VANCOUVER, British Columbia (Reuters) - Police investigating attacks on pipelines in British Columbia were expected on Wednesday to shed more light on their efforts to catch the saboteur.
The Royal Canadian Mounted Police and pipeline owner EnCana Corp have scheduled a news conference in Dawson Creek, British Columbia, to release “new information and surveillance photographs.”
Police, who have already said they believe the attacker lives in the same area at the explosions in northeastern British Columbia, declined to elaborate in advance of the news conference.
The first incident occurred October 11, when a bomb damaged an EnCana pipeline about 50 km southeast of Dawson Creek. There was a second deliberate explosion on a pipeline in the same area October 15, and at a wellhead two weeks later.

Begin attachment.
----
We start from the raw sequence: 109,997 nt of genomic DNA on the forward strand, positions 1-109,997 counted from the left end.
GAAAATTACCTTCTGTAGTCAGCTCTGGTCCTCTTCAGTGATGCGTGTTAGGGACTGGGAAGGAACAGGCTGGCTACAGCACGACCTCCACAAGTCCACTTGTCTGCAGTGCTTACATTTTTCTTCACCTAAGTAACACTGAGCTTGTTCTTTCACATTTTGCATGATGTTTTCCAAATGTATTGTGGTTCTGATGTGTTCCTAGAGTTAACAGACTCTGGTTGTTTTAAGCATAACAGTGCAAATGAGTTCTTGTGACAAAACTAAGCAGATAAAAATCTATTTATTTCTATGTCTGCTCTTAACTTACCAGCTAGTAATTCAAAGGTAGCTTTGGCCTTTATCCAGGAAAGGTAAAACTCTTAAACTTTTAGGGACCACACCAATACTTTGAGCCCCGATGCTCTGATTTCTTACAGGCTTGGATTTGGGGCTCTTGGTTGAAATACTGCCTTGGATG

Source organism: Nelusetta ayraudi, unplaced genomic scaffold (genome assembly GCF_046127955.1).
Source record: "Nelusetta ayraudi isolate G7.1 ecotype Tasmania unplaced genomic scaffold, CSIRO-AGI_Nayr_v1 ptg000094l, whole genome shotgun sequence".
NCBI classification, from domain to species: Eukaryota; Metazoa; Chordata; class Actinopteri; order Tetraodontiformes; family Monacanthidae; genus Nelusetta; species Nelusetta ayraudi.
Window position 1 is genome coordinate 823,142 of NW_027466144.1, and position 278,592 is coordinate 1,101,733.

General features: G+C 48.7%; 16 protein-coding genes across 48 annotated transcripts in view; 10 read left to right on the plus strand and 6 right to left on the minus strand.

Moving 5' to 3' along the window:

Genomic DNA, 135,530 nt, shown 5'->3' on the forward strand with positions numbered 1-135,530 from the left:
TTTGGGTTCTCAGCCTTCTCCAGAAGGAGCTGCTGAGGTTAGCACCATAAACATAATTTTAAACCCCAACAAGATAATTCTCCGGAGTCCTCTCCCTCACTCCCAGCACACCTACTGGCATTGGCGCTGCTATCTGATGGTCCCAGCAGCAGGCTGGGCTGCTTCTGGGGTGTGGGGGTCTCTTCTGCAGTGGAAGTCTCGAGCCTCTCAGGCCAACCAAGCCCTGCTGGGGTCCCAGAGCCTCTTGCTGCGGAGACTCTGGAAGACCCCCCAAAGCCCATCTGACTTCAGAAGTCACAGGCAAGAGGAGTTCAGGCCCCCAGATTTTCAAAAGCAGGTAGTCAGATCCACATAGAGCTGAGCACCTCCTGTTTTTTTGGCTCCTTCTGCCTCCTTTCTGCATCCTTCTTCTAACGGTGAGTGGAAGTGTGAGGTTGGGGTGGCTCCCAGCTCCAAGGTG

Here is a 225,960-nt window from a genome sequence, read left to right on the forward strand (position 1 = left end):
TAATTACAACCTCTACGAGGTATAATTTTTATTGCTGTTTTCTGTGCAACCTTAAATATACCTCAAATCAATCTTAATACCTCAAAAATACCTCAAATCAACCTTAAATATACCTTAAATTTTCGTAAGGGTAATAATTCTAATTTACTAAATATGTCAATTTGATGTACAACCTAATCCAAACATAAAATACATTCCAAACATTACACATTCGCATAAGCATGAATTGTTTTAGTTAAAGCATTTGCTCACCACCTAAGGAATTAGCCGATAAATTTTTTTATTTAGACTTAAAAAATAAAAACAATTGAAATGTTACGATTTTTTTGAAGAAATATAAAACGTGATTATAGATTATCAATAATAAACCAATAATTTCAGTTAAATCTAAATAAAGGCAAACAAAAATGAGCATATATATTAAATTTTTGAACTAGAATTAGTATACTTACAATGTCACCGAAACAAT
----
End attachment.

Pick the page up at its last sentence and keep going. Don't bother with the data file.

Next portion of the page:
There have been no injuries, but two of the incidents caused small leaks.
Investigators are probing if the explosions are linked to a letter sent to media in Dawson Creek before the first attack warning the “terrorist” energy industry to leave the area and stop the expansion of “deadly gas wells.”
All the damaged facilities were involved with the production of “sour gas” that that contains toxic hydrogen sulfide which is removed at a processing plant before the gas is shipped to market.
Reporting by Allan Dowd; Editing by Frank McGurty